So there’s my truth about zero waste with kids.  We participate in the world around us and still make some trash.  But with some energy and planning, we’ve cut back our waste DRAMATICALLY (aka – putting out our small 20 gallon trash can once a month or less) and you can too.  

 

What’s been your experience in aiming for zero waste with kids?  Any tips to share? I’d love to hear in the comments below!

 

Thanks for reading,

Liz

Zero waste advent calendar

 

Okay, you are in LUCK because today I’m spilling the beans on our awesome zero waste advent calendar so that YOU can have a low waste holiday too!

 

Rather than focusing on things, we use the holidays to focus on experiences together and soaking up all the holiday awesomeness as a family.  

 

My kids get SO excited for the advent calendar – they’ve been talking and asking about it for weeks.  They remember these mini-adventures more than any gifts.

 

Our actual advent calendar is a hanging fabric tree with 24 pockets.  We write the activity on a little slip of paper and put it in the pocket.  But you could use anything that lets the kids track the days and read the event for each day.  Check pinterest for loads of cute ideas.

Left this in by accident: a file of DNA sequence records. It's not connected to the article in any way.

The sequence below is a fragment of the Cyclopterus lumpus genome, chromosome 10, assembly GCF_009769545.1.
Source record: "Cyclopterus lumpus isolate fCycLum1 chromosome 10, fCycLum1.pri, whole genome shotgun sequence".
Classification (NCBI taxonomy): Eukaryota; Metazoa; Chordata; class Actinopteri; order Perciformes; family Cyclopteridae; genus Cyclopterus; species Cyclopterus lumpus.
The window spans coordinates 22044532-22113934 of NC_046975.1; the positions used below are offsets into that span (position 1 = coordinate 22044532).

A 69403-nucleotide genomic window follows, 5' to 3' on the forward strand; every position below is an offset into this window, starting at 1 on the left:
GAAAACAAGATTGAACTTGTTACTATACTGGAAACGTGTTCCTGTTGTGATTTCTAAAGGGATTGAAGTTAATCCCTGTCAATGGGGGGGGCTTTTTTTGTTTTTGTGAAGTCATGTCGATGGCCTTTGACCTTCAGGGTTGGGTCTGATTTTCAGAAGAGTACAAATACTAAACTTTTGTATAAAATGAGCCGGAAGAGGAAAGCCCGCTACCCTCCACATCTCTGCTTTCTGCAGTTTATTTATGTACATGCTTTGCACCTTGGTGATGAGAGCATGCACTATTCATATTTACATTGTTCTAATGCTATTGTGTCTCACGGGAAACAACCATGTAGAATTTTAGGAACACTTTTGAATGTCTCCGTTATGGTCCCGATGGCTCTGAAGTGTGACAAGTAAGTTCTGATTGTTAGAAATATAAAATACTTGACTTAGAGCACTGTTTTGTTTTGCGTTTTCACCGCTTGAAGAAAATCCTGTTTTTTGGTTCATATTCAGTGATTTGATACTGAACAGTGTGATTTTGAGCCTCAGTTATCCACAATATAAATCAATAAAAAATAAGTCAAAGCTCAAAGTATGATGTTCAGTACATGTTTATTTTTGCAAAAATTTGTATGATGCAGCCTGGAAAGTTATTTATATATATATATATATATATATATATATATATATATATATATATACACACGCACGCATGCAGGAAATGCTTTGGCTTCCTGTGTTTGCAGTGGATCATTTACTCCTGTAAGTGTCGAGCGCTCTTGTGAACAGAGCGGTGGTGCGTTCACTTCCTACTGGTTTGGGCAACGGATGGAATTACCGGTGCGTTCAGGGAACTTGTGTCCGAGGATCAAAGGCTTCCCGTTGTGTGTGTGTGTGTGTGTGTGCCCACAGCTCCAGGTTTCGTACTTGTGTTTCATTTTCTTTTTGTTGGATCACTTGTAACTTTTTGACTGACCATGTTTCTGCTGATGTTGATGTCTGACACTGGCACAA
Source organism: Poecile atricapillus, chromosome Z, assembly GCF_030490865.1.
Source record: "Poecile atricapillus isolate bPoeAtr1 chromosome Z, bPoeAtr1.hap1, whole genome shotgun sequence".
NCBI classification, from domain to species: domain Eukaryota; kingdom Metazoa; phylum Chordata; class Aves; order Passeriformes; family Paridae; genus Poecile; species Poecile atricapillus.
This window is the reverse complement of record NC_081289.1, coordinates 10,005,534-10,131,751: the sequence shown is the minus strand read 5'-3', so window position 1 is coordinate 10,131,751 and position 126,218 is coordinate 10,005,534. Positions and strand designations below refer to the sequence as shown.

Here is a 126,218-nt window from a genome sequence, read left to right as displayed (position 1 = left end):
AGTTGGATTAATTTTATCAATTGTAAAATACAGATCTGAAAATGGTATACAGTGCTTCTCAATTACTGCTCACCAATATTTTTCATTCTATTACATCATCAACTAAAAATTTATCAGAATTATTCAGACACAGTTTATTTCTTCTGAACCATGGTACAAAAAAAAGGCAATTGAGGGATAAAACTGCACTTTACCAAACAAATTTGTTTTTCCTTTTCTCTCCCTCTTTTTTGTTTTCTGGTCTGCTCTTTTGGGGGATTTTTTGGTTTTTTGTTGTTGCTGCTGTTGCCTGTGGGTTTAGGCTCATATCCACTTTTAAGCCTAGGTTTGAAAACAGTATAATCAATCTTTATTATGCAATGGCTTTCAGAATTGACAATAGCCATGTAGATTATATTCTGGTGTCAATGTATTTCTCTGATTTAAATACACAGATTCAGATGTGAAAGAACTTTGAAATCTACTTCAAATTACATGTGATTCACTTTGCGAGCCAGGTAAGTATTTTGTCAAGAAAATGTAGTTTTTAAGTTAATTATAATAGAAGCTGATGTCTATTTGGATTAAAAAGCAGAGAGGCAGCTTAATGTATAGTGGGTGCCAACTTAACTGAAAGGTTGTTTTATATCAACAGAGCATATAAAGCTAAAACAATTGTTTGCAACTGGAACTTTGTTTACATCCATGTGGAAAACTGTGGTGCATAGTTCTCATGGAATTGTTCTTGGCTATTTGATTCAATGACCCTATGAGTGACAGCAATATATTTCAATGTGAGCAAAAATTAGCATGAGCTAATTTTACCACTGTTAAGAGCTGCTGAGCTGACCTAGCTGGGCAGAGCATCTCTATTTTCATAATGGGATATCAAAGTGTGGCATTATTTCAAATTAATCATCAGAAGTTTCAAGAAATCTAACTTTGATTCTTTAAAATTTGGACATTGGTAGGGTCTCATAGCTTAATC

So, if you want to make the holidays more memorable for you and your kiddos, and focus on experiences rather than things, here’s my guide for you.

A zero waste advent calendar – experiences, not things

A couple of the easiest ones are:

1. Decorate the Christmas tree

Whether you buy one or have an artificial one, or hang something simple on the wall, this is a great family activity.  We have a couple big bins of ornaments that we put up every year.

2. Decorate the house.

Mixed in with our tree ornaments are a few other decorations – gifts from my mom – including a nativity scene, mini Christmas carousel trees with candles, and some nutcrackers.  We’ve made a few garlands too that we hang.

3.  Make a wreath.

We have this awesome spot in town to make wreaths called Rancho Del Oso.  But you could make one with scraps from a Christmas tree yard, or go onto Pinterest for ideas that don’t involve real tree scraps.  

4. Family Christmas carol night